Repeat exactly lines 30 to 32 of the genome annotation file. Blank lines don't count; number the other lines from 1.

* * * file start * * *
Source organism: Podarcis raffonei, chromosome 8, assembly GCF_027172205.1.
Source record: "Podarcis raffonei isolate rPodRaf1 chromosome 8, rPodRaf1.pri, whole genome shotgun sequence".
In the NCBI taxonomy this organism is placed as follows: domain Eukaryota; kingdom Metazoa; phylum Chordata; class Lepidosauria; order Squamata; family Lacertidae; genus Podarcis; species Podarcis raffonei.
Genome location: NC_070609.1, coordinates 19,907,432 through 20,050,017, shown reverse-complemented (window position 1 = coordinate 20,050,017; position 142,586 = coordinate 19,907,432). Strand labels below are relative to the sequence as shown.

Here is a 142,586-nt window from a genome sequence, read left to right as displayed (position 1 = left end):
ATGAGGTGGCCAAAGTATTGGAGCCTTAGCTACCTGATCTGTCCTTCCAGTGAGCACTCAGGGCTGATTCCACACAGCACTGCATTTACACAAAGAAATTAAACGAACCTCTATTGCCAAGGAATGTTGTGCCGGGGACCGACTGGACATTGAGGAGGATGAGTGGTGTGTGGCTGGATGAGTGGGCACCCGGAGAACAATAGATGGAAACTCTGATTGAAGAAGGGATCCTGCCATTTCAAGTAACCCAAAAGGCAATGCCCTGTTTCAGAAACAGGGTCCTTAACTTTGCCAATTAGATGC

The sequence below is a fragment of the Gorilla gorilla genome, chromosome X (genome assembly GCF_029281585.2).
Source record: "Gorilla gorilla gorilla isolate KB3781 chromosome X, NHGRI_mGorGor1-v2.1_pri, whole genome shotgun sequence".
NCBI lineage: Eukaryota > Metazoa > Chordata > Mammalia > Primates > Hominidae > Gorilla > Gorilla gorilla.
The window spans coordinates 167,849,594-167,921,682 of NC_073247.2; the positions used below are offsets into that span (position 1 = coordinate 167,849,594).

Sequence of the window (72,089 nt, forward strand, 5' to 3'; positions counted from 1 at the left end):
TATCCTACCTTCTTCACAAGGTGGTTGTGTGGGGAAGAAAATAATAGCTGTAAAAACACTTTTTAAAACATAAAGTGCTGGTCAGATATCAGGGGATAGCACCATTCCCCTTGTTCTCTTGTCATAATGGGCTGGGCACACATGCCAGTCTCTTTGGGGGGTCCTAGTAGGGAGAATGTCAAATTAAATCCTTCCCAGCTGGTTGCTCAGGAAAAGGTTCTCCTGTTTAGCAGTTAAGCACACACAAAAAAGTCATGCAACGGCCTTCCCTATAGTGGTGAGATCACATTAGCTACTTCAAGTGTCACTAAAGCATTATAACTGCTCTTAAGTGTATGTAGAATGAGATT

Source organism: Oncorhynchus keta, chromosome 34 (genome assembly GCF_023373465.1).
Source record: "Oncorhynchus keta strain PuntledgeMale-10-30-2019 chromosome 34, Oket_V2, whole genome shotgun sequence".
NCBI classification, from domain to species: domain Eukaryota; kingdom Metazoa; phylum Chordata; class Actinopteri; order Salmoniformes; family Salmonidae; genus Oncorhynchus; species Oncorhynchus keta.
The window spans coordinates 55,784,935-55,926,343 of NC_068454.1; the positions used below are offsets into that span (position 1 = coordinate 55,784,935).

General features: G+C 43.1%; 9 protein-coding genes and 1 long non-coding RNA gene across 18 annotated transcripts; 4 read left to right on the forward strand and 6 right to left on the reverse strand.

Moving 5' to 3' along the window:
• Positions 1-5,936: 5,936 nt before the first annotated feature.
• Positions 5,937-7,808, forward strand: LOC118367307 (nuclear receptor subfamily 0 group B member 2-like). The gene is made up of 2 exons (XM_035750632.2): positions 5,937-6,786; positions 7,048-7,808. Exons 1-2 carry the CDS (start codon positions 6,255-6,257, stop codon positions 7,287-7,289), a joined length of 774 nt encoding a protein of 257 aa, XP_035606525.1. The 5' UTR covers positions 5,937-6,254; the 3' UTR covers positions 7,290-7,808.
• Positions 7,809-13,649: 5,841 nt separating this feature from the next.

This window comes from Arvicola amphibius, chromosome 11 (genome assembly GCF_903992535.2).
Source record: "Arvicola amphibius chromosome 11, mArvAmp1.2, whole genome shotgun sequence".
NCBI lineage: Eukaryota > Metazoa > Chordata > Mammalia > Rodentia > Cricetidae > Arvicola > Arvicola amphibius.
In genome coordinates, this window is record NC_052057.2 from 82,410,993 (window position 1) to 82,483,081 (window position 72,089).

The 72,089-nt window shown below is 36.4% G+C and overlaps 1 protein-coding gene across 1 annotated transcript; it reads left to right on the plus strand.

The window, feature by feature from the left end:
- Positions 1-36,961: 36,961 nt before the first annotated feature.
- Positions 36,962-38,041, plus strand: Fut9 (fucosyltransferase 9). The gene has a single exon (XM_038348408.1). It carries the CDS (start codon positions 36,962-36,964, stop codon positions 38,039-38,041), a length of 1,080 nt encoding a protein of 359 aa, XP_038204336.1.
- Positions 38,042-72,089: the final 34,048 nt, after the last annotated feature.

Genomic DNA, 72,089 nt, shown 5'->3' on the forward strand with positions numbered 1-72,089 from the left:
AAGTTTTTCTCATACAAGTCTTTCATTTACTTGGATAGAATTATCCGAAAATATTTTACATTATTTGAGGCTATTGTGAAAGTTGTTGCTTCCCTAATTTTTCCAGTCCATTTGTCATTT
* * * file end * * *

- Positions 38,042-72,089: the final 34,048 nt, after the last annotated feature.

Genomic DNA, 72,089 nt, shown 5'->3' on the forward strand with positions numbered 1-72,089 from the left:
AAGTTTTTCTCATACAAGTCTTTCATTTACTTGGATAGAATTATCCGAAAATATTTTACATTATTTGAGGCTATTGTGAAAGTTGTTGCTTCCCTAATTTTTCCAGTCCATTTGTCATTT